Jacinda Ardern is re-elected Prime Minister of New Zealand | World

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New Zealand Prime Minister Jacinda Ardern was re-elected this Saturday (17th). With almost 90% of the polls counted, Ardern (Labor Party) defeated opponent Judith Collins, leader of the National Party.

“Today, New Zealand has shown that the Labor Party has its greatest support,” said Ardern in his victory speech. “And I can promise you one thing: we will be a party that will govern for each New Zealander.”

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Labor registered about 49% of the total votes, almost double the second most voted (National). This is already the biggest support that a party has won in elections in the country since 1996, when the current proportional voting system was implemented.

New Zealand’s proportional voting system means that parties generally must form alliances to govern. The country is part of the British Commonwealth, called the Commonwealth, and is a constitutionalist monarchy with Queen Elizabeth II as sovereign.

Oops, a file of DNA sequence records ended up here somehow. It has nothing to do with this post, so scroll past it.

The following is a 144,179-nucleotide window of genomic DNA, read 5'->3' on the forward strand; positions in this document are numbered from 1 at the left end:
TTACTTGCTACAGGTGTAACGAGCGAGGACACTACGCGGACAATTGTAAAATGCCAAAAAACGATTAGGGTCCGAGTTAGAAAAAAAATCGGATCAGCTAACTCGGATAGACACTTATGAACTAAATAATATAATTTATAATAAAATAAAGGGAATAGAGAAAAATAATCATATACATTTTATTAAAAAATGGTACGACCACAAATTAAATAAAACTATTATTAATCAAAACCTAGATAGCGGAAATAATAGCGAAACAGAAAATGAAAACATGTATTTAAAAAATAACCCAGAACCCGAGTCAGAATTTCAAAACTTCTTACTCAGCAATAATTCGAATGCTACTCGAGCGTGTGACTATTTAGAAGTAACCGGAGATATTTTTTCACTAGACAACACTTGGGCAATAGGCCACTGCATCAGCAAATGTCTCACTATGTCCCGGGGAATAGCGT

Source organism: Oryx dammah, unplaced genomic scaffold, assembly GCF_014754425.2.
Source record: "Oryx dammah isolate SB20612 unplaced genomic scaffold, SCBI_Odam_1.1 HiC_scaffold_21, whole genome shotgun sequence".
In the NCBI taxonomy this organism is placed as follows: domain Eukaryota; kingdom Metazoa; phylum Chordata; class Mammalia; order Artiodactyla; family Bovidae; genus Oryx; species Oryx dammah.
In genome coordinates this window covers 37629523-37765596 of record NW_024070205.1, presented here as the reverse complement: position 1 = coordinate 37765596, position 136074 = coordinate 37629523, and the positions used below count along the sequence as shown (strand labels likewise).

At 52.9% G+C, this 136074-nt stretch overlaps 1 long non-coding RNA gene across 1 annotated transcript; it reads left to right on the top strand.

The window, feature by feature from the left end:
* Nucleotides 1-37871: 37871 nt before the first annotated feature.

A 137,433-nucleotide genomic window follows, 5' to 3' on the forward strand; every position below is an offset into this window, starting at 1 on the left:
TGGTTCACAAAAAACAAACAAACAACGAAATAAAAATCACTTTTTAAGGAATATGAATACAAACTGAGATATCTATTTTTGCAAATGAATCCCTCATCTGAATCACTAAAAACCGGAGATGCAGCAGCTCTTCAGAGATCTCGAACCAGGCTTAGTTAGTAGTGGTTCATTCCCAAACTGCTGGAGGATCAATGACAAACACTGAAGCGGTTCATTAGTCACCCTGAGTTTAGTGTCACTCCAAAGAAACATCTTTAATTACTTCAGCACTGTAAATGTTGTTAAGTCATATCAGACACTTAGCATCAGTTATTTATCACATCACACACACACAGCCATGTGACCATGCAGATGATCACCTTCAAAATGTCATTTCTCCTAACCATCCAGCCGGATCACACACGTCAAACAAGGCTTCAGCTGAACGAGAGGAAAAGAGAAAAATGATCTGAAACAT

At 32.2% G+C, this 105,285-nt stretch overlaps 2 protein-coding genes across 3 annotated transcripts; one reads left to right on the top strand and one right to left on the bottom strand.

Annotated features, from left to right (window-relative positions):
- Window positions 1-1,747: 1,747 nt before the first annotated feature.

Jacinda Ardern voting – Photo: Reuters

Ardern’s popularity among New Zealanders has greatly increased by the way she has dealt with the coronavirus pandemic, with the country being one of the least affected by the spread of the coronavirus and declaring itself free from the disease.

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New Zealand went as far as 102 days without any community transmission, before registering a second wave. In early October, it was declared free of contamination again, after 12 days without new records.

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In addition to votes for members of parliament, New Zealanders are also responding to two referendums this Saturday.

One of them is about the legalization of euthanasia (and assisted suicide) in some circumstances, contemplating people with terminal illnesses, who are likely to die within six months and who are experiencing “unbearable” suffering. If approved, it becomes law.

The other issue to be voted on is the legalization of marijuana, allowing people to buy up to 14 grams a day and grow two plants. In this case, however, if the majority votes in favor, legislators must still draft corresponding legislation.

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